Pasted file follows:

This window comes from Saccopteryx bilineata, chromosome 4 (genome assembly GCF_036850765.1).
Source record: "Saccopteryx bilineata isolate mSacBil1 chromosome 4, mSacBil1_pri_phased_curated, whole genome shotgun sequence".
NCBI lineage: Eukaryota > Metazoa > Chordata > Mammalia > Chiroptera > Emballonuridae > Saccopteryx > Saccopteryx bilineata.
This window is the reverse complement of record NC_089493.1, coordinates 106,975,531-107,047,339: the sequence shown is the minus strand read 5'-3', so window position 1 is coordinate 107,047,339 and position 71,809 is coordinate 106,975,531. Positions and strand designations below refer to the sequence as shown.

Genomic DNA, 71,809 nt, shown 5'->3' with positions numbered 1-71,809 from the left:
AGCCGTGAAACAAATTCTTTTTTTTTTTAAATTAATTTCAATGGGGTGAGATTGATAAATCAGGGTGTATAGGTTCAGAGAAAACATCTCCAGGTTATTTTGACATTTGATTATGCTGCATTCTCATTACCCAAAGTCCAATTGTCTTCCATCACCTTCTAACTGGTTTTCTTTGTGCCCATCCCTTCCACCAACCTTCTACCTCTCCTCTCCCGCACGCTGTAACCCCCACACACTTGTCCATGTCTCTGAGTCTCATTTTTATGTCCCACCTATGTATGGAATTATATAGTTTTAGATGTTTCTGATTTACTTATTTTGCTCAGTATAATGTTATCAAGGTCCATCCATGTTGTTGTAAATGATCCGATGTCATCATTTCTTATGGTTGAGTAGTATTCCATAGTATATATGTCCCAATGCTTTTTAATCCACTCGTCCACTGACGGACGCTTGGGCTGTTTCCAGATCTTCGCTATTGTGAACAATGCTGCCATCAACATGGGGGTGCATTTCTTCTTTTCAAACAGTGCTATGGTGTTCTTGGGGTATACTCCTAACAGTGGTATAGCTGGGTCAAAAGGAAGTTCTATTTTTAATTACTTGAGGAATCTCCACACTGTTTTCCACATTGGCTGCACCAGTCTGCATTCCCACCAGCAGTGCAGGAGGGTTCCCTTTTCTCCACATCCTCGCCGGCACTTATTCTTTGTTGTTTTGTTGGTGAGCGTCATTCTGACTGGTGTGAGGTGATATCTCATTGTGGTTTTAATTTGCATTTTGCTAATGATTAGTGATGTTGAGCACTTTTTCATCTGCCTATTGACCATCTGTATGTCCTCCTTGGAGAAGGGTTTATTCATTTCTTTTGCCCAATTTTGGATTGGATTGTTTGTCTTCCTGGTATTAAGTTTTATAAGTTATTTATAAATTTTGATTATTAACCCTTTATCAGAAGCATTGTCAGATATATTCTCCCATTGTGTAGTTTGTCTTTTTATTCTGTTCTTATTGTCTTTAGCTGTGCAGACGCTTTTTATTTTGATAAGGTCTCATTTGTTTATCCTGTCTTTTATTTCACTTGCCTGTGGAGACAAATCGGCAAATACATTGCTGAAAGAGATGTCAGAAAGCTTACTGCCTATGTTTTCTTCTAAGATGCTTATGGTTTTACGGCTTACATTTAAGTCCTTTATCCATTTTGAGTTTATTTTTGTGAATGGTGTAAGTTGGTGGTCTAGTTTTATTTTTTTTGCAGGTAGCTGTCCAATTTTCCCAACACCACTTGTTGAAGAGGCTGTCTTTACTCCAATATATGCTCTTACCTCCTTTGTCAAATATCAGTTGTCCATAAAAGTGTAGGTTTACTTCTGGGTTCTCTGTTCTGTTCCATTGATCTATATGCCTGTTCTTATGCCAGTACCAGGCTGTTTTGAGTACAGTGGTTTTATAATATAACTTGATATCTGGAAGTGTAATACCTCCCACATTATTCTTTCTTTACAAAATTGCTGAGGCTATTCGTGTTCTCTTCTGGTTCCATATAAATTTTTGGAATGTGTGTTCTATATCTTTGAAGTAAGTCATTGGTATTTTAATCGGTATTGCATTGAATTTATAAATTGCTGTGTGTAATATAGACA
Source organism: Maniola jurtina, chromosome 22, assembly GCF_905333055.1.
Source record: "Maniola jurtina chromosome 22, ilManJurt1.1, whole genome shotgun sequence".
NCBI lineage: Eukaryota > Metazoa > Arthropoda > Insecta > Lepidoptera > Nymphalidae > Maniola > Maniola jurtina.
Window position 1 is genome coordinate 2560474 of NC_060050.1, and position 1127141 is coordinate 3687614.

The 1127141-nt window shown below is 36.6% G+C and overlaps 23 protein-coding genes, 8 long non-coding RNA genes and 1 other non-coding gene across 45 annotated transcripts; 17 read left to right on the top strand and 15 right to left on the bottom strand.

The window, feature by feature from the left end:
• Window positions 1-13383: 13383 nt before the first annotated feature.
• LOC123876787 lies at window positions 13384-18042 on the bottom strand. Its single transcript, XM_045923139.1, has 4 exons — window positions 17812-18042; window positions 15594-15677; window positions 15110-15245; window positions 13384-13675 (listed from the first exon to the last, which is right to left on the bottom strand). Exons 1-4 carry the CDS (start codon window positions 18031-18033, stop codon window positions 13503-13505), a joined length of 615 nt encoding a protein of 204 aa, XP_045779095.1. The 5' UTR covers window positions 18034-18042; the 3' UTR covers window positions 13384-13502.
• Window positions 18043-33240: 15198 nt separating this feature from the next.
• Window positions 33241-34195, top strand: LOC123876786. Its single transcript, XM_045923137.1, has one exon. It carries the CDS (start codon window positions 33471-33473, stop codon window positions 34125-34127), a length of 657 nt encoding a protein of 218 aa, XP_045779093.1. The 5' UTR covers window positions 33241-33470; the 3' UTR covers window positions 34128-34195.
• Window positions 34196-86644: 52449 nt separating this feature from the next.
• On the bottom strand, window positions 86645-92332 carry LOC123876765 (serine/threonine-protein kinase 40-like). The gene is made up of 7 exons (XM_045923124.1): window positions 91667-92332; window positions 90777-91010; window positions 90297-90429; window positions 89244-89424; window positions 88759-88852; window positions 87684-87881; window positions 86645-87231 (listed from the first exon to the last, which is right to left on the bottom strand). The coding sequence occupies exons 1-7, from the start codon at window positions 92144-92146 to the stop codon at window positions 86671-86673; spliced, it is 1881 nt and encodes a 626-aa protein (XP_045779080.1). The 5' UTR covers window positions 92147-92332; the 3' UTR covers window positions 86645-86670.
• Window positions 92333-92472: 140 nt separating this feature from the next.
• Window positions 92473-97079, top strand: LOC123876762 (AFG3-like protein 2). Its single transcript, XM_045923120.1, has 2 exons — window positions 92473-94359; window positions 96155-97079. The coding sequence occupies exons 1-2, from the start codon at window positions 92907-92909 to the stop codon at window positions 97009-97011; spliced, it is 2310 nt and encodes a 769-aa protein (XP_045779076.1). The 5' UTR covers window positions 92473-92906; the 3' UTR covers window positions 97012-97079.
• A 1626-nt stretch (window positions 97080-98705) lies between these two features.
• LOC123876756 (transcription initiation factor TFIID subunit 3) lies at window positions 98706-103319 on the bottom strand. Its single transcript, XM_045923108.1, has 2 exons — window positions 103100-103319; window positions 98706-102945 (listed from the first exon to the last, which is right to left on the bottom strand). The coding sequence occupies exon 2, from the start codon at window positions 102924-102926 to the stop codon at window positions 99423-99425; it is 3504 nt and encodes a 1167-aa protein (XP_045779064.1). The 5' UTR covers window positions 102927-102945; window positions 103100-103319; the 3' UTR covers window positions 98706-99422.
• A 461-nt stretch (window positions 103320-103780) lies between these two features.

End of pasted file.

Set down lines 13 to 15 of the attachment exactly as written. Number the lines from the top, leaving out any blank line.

• Window positions 1-13383: 13383 nt before the first annotated feature.
• LOC123876787 lies at window positions 13384-18042 on the bottom strand. Its single transcript, XM_045923139.1, has 4 exons — window positions 17812-18042; window positions 15594-15677; window positions 15110-15245; window positions 13384-13675 (listed from the first exon to the last, which is right to left on the bottom strand). Exons 1-4 carry the CDS (start codon window positions 18031-18033, stop codon window positions 13503-13505), a joined length of 615 nt encoding a protein of 204 aa, XP_045779095.1. The 5' UTR covers window positions 18034-18042; the 3' UTR covers window positions 13384-13502.
• Window positions 18043-33240: 15198 nt separating this feature from the next.